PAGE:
LAFAYETTE — It was during the MLB draft last June that Kyle Clement first started to have an inkling that the Louisiana-Lafayette baseball team might have a chance to put something special together in 2016.
He called teammate Stefan Trosclair, who was coming off a phenomenal debut season with the Ragin’ Cajuns in which he mashed 16 home runs, and asked him for an update.
“During the draft last year, I’d call Stefan and say, ‘Hey man, you get called yet?’ ” Clement recalled. “He’d say, ‘Yeah, I got called, but I’m thinking I’m going to come back for my senior year.’ The more he started saying that, the more I was thinking that if we would both come back for our senior year, with our young talent that we have coming in, we could put together an amazing season. That’s the plan.”
A year after the Cajuns saw their 2014 roster gutted by the draft, they went through the same process in 2015 virtually unscathed.
Only one draft-eligible junior from last season’s team was drafted: All-America shortstop Blake Trahan, and it was a foregone conclusion that he would be gone.
What was unexpected: None of Trahan’s draft-eligible teammates joined him in the professional ranks.
What was even more unexpected: None of the Cajuns’ ballyhooed signing class jumped ship, either.
“We had a lot of things that could’ve happened,” coach Tony Robichaux said.
Prized pitching recruits Hogan Harris and Nick Lee could’ve told professional teams they were ready to go pro. The same thing applied to junior-college sluggers Steven Sensley and Ishmael Edwards. Senior catcher Nick Thurman joined Trosclair in generating some interest.
There was potential for this year’s roster to look a lot different than the one that will trot out Friday night in the season opener against Sam Houston State.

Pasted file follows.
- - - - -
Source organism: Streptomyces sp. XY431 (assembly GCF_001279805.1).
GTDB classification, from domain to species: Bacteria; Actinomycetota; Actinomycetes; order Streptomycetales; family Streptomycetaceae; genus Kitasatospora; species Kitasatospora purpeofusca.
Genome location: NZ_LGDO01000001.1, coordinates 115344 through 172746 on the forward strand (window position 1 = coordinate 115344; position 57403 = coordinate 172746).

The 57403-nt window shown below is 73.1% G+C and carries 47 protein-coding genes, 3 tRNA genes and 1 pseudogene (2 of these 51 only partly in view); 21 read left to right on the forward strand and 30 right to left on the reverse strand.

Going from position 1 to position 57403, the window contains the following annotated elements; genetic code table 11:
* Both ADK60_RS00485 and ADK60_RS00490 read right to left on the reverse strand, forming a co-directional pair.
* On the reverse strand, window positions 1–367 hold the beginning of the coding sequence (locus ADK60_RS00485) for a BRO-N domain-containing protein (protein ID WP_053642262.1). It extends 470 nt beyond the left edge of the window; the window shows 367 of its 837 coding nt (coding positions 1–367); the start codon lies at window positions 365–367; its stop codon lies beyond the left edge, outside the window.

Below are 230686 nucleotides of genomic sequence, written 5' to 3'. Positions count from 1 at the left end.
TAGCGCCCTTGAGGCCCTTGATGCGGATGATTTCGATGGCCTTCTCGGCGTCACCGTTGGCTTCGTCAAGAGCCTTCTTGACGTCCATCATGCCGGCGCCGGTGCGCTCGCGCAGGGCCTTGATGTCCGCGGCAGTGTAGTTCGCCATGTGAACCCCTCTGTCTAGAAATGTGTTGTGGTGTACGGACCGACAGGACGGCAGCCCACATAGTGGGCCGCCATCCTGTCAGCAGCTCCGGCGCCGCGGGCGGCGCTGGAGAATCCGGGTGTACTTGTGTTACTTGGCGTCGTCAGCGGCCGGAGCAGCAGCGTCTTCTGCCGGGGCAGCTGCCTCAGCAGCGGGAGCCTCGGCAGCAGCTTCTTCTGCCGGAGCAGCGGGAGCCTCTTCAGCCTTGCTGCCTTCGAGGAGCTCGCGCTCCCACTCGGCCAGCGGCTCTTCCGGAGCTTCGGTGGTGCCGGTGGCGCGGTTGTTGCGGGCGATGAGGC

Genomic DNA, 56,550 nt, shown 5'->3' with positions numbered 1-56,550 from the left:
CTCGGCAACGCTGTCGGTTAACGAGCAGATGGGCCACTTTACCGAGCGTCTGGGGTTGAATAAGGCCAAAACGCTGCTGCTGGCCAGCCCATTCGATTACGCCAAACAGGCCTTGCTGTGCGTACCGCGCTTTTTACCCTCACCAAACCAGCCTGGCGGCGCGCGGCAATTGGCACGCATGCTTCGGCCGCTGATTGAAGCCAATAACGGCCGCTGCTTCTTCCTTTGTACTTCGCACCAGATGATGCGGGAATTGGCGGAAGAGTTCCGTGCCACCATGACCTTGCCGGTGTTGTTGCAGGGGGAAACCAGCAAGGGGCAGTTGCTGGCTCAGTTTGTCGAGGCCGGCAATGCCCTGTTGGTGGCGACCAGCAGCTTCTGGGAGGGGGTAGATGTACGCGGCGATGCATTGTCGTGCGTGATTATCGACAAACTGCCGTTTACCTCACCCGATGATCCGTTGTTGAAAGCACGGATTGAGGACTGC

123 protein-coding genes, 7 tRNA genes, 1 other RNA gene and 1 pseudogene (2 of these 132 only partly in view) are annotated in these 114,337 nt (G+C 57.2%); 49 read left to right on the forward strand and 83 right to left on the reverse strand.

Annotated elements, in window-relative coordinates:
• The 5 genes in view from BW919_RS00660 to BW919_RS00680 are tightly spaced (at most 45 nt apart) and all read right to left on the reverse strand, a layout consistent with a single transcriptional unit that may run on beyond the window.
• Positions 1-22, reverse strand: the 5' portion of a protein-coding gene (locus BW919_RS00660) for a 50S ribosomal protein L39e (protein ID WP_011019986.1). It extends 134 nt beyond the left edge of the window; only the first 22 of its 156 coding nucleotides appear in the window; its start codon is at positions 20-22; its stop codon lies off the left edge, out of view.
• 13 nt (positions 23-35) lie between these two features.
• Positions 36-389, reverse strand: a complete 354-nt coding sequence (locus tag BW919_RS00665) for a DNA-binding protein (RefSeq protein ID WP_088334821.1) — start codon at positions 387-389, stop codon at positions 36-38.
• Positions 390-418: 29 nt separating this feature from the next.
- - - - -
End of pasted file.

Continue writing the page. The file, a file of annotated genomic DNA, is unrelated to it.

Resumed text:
“We’d have a different set of questions today if that would’ve all occurred,” Robichaux said. “But we were fortunate enough that all those guys stayed put and didn’t get spooked too bad, wanted to stay here and try to get back to where we were and try to push through.”
All those pieces falling into place has created big expectations — shared by the Cajuns, those who follow them and those who rank teams before they play games.
The Cajuns were ranked in the top 20 of every major poll, landing at No. 6 in the Collegiate Baseball ranking. Those expectations are fueled by every member of what Baseball America tabbed as the No. 20 recruiting class in the nation making his way to campus and the return of the entire weekend rotation to go with Clement and Trosclair.
The rankings are an acknowledgement of the Cajuns’ capability of putting together a banner season.
It’s Robichaux’s job to make sure his team achieves what it’s capable of.
“Our biggest concern right now is to continue to take steps to reach our potential,” he said. “What our potential is? We don’t know. That’s why we’ve got to play the season.
“The one thing we do know is what the outside world thinks of our potential by ranking us as high as they have. What we’ve got to do is find out what our potential is.”